It's been more than a week since Sandy hit the New York area, and with an intervening election and, now, snow on the ground, to some it may be a faded memory, enough so that we can start talking about how hilarious and interesting it all was, the funny things it made us do, the compromises we had to make, and how much weight we gained from the whole event. It is, in fewer words, just angling to be the topic of a New York Times trend piece—something in the Style section, something that sheds light on who we are and how we live in this particular time and place.
We get not one but several of these this Thursday. They are not the first, of course, but they are perhaps the most, all in one place, since Sandy. What are they? Election night parties were trendily toned down in the hurricane's aftermath (only reasonable, considering that some still don't have power). People were stressed! Elsewhere, there's a slideshow showing how some New Yorkers "weathered the days following the storm." These are a far cry from the devastation-capturing photos of earlier days that appeared elsewhere in the paper and instead show people dining out, at bars, running hair salons from home, and such. "Despite the storm’s devastation, guilt and piety were in short supply," is one caption. Then there's a lengthy piece on how any number of pretty well-off New Yorkers managed to get through the storm—losing power but managing, still, to connect. In one case, that meant flushing a toilet with white Zinfandel.
“Hate white Zin,” said Ms. Hunter, whose husband, Jeffrey, a lawyer, supported her choice. “It was the first to go and was an easy decision. But we had other things in the liquor cabinet that we were considering, some crème de menthe, some hazelnut liqueur. Never would have let the cabernet go down.”
In another, that was managing various displaced houseguests' requirements ("Meanwhile, the childless couple that got here first said they didn’t want any young kids to stay, so they beat out my friend with the toddler who is in the East Village”). Or, dealing with one's control freak side when there are people staying over: “When they all arrived, I said something like, ‘I’m so excited you’re here, but could you take your shoes off?'... And then they’re eating, and there’s crumbs.” Or perhaps noting the changing demographic makeup of one's New York City, as reflected at The Mark Hotel on the Upper East Side. We are all cultural anthropologists, after all:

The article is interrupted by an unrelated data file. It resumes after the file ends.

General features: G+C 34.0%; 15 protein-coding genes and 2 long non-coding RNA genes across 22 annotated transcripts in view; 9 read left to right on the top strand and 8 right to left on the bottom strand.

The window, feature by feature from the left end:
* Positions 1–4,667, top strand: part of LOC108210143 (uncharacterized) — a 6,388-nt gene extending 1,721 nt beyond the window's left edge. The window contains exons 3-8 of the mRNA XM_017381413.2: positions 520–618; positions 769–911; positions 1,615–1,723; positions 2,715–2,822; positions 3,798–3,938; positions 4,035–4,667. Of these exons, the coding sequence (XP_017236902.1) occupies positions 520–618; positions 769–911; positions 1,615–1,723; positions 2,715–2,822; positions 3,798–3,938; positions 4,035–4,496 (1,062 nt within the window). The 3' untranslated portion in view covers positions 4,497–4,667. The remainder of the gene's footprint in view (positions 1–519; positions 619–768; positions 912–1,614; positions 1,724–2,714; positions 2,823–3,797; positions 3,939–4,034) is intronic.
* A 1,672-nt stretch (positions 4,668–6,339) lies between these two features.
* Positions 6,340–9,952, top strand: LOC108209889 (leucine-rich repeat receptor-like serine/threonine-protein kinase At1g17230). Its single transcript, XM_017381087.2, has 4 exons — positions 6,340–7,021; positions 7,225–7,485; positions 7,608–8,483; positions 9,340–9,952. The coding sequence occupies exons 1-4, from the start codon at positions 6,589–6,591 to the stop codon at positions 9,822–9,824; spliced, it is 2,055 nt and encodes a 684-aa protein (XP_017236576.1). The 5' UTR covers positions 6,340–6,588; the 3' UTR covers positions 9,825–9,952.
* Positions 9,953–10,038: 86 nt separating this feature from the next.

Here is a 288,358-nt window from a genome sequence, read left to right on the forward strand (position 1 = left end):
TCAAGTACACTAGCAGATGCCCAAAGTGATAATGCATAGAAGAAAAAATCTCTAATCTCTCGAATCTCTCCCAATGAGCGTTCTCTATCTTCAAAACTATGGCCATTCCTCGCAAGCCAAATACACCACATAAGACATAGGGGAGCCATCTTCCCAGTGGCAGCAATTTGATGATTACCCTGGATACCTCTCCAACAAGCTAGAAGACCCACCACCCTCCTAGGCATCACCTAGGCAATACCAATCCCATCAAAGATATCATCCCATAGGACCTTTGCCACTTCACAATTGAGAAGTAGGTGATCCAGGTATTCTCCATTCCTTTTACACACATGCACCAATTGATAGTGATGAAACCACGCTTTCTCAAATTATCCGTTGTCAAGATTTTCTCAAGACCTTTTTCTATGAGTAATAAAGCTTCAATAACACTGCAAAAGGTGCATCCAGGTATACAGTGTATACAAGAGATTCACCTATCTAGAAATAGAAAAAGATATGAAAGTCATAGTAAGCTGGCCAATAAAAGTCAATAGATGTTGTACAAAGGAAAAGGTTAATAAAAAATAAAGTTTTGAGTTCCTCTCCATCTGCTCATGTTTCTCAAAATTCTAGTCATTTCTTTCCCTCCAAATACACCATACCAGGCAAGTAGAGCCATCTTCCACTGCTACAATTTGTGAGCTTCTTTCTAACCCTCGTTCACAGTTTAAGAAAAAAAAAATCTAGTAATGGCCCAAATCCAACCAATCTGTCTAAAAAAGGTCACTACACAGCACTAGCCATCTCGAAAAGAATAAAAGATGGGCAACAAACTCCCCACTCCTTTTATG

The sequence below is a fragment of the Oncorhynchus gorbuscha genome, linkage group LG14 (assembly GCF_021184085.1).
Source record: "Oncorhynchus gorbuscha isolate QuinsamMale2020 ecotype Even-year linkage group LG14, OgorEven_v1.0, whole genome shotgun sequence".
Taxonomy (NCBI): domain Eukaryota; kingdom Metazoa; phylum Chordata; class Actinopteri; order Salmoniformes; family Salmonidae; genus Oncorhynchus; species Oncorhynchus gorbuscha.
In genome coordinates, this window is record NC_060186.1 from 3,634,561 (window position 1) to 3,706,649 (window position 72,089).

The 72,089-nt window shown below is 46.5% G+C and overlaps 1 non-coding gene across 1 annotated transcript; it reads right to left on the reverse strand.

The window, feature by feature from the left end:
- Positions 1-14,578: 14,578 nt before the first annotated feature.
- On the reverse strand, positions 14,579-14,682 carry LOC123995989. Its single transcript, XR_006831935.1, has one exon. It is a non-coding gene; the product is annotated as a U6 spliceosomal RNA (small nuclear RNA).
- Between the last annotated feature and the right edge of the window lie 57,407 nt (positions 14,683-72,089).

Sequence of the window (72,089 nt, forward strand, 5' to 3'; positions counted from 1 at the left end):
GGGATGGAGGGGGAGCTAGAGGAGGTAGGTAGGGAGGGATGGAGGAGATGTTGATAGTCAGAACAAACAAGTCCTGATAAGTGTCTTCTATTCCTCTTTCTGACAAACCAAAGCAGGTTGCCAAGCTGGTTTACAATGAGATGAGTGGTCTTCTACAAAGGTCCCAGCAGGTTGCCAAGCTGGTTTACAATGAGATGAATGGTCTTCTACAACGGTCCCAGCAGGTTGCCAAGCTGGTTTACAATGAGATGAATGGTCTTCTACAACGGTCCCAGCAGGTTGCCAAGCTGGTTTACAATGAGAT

“We saw Anna Wintour, Kelly Ripa, all these people wearing black, people with spiked hair,” Mr. Tito said. “You could tell that something unique was happening, like the Upper East Side was the new downtown.”
The ironic pièce de résistance, however, comes from Alex Williams, about how the storm made people fat. No longer must we contend only with the freshman 15, but if hurricanes and "superstorms" are to be a new climate-changed way of life in our city, we're all going to be fighting the "Sandy Five." Oh dear. It's all great, crunching and slurping our way through the pitch black day and night, until the power goes back on and we realize, "after a week of Chips Ahoy!-foraging and stress-bingeing in darkened apartments," that our $300 jeans don't fit.
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Said one 31-year-old of her storm prep: "I went through Duane Reade and was grabbing Double Stuf Oreos, whole milk, Twix, Twizzlers, Sour Patch Kids,” she recalled in horror. And now ... HER JEANS DO NOT BUTTON.
In some fairness, Williams has a disclaimer: "A tightening of the waistband hardly counts as a crisis in a region where so many have endured actual devastation." Nonetheless, pounds were added, and psychologies and emotions bent under the additional weight. This must be written about, for catharsis if nothing else, and written about it was. We eat for comfort, sometimes, you guys. Fries. Peanut butter. "Cheap Chinese, bad pizza." It happened, this eating and drinking like there was no tomorrow, eating again, because who's going to locate the aluminum foil in the bottom of one's cabinet to store that extra pizza in the dark? Living in the moment, at the same time that we stockpiled and hoarded, and then, when the power went out, eating everything so it wouldn't go bad. Doing the truly unimaginable: "Times Square, with its teeming chain restaurants, suddenly looked as intoxicating as Montparnasse to beleaguered residents of Chelsea and SoHo, so on forays there, they partied with End of Days abandon." Said one who suffered the dreaded Five, “I’ve never been so grateful for my jeggings."
So, is all this too soon, or should we simply laugh at this attempted return to "normal" by way of the Thursday Style section? They have to write about something, and we all process things a little bit differently—we all, too, have different experiences. If you gained weight in Sandy, these are your tales. Never forget the Five! At the same time, there are trend tales still left unturned. What of the perseverance of that particular pair of jeggings in a hurricane? Can we discuss the unconditional love of one's third-floor apartment, understood through a week of never departing, and the strange secret resentment that arises despite that? I'm eager to hear tell of how one family managed to make bubble-free perfectly square cubes of ice with purified water for their artisanal mint-lemonade despite the storm and no working refrigerator—or which Day-Glo poncho is the most fashion-forward. Surely there are others. Hurricane be damned, we have trends.